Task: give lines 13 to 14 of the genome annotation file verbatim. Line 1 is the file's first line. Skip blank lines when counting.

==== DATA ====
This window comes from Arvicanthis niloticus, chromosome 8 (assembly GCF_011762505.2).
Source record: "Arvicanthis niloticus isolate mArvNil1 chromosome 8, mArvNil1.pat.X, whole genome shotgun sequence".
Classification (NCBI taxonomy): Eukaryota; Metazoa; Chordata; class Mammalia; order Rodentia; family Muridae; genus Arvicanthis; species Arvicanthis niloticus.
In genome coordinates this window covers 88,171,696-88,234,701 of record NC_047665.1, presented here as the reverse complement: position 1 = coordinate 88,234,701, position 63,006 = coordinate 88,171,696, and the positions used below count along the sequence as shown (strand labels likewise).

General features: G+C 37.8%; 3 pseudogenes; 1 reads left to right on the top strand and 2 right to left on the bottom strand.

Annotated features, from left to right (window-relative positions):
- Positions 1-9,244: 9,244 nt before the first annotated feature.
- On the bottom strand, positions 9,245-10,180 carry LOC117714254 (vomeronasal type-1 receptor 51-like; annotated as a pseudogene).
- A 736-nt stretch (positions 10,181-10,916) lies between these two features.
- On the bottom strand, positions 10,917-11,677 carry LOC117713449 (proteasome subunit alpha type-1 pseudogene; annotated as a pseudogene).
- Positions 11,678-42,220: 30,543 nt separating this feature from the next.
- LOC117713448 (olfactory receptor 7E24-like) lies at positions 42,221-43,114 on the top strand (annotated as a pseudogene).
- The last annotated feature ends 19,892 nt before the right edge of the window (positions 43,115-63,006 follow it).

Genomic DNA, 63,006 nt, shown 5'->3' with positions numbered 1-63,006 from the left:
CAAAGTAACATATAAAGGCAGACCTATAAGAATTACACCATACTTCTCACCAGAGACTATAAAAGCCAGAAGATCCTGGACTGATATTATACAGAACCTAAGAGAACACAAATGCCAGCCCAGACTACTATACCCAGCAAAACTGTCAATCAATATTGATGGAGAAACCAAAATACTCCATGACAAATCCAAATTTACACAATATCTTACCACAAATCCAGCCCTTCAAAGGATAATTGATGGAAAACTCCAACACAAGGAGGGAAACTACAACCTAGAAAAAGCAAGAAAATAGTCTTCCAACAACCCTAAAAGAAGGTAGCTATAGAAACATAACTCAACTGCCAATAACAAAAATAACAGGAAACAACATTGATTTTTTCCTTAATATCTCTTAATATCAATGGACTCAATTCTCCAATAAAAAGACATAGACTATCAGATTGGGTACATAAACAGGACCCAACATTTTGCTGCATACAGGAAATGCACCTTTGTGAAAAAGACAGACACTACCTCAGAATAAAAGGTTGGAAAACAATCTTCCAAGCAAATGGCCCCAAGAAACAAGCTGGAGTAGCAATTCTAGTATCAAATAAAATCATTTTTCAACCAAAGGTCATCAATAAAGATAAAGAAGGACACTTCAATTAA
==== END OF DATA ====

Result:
- The last annotated feature ends 19,892 nt before the right edge of the window (positions 43,115-63,006 follow it).

Genomic DNA, 63,006 nt, shown 5'->3' with positions numbered 1-63,006 from the left: